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St Nicholas Church, Buckenham facts for kids

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St Nicholas Church, Buckenham
A stone church with a red tiled roof seen from the southeast with an octagonal west tower
St Nicholas Church from the southeast
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OS grid reference TG 356 058
Location Buckenham, Norfolk
Country England
Denomination Anglican
Website Churches Conservation Trust
Dedication Saint Nicholas
Functional status Redundant
Heritage designation Grade I
Designated 25 September 1962
Architectural type Church
Style Norman, Gothic
Materials Flint, conglomerate and brick
Limestone dressings
Tiled roofs

St Nicholas Church is a redundant Anglican church in the village of Buckenham, Norfolk, England. It is recorded in the National Heritage List for England as a designated Grade I listed building, and is under the care of the Churches Conservation Trust. The church stands among fields to the north of the River Yare.


The church dates from the 13th century, with additions and alterations since. It was restored in the early 19th century. During the 1960s and 1970s it suffered from decay and vandalism, but repairs have been carried out since it was vested with the Churches Conservation Trust.



St Nicholas is constructed in flint, with some conglomerate and brick, and has limestone dressings. The roofs are tiled. Its plan consists of a nave, a chancel with a north vestry (previously a porch), and a west tower. The tower is wholly octagonal. In each face of the upper stage of the tower is a lancet, and there is another lancet on the west side at a lower level. The parapet is battlemented. The tower has a west doorway in Norman style, which has possibly been re-set from elsewhere in the church. It has scalloped capitals, and zig-zag decoration on the arch. Inside the upper part of the tower is a 17th-century dovecote lined with brick nesting boxes. On the south side, between the tower and the nave, is a brick stair turret. The nave windows have two lights with Decorated tracery. Between the windows on the south side is another Norman doorway, again with zig-zag decoration. The north and south walls of the chancel have two-light windows with Y-tracery, and three-light windows with Perpendicular tracery. The east window has five lights. The east gable is decorated with grotesque carvings, and above the east window is head-corbel and a blocked niche. The vestry has two-light north and south windows. In the north wall of the nave is an Early English doorway, with dog-tooth ornament. Around the church are stepped buttresses.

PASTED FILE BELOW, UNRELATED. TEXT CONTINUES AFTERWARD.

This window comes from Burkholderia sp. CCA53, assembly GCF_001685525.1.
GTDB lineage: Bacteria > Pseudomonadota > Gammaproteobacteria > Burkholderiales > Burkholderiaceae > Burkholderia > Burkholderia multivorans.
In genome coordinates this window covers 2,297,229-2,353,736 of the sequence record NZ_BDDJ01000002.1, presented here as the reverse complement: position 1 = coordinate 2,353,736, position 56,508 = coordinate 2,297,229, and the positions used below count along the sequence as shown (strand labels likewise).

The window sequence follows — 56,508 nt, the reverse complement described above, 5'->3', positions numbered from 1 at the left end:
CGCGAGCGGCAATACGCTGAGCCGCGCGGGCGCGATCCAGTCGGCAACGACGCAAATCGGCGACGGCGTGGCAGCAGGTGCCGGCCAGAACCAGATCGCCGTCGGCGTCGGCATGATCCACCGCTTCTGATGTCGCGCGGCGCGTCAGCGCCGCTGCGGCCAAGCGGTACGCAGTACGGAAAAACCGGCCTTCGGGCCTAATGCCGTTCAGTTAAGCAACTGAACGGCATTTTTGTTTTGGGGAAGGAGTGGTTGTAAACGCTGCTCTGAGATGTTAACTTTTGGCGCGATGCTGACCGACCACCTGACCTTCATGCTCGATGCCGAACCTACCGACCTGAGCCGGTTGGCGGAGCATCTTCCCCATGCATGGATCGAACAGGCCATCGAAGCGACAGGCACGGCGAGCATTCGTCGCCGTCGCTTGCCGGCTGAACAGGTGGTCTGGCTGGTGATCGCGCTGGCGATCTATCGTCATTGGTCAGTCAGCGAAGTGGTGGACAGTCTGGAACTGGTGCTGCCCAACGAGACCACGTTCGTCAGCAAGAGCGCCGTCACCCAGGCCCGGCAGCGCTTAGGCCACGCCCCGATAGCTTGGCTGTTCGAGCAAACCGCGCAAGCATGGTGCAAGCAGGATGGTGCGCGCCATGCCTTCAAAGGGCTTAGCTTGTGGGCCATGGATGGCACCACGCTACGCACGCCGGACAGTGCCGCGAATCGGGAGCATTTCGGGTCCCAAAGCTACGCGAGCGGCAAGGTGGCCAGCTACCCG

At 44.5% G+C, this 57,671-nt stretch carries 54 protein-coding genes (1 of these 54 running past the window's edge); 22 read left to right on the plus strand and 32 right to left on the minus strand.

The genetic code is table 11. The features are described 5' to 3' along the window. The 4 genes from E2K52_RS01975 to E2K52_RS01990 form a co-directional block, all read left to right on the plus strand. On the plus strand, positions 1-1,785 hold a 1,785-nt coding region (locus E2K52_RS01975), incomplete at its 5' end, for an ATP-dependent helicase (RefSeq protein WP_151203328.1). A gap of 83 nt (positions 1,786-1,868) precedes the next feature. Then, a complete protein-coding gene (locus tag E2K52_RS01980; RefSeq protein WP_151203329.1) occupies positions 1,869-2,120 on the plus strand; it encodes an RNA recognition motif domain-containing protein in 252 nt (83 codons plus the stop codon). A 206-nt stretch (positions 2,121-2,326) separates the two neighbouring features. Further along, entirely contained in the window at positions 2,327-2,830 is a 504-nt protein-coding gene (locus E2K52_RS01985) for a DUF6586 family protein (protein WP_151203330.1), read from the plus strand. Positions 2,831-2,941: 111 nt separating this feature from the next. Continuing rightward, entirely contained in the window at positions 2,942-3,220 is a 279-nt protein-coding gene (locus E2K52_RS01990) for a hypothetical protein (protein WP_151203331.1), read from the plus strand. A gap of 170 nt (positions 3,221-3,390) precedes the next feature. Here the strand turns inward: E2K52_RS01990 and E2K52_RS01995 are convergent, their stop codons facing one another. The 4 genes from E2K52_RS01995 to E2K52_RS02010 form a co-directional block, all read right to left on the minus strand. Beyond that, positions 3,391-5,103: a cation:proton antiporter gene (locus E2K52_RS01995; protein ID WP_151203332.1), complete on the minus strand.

The nave and chancel have panelled ceilings with stencilled decorations. The tower screen dates from the 19th century and is in Perpendicular style. On the south wall of the chancel are a trefoil-headed piscina and a sedilia, and on the north wall is a monument dated 1707. The communion rail is in stone and dates from the 19th century. At the foot of the altar steps are early coffin slabs set in the floor. The pulpit and box pews date from the 18th century. The font is from the 15th century. It has an octagonal bowl, each face being carved with a seated figure under an ogee arch. The stem has carved figures, four standing and four seated. The church's bell was cast in about 1290. It was one of the oldest bells in East Anglia, but was stolen in the 1970s. The stained glass is by S. C. Yarington of Norwich. Much of this was damaged during the 1970s, but some has been recovered and re-set in the upper parts of the windows.

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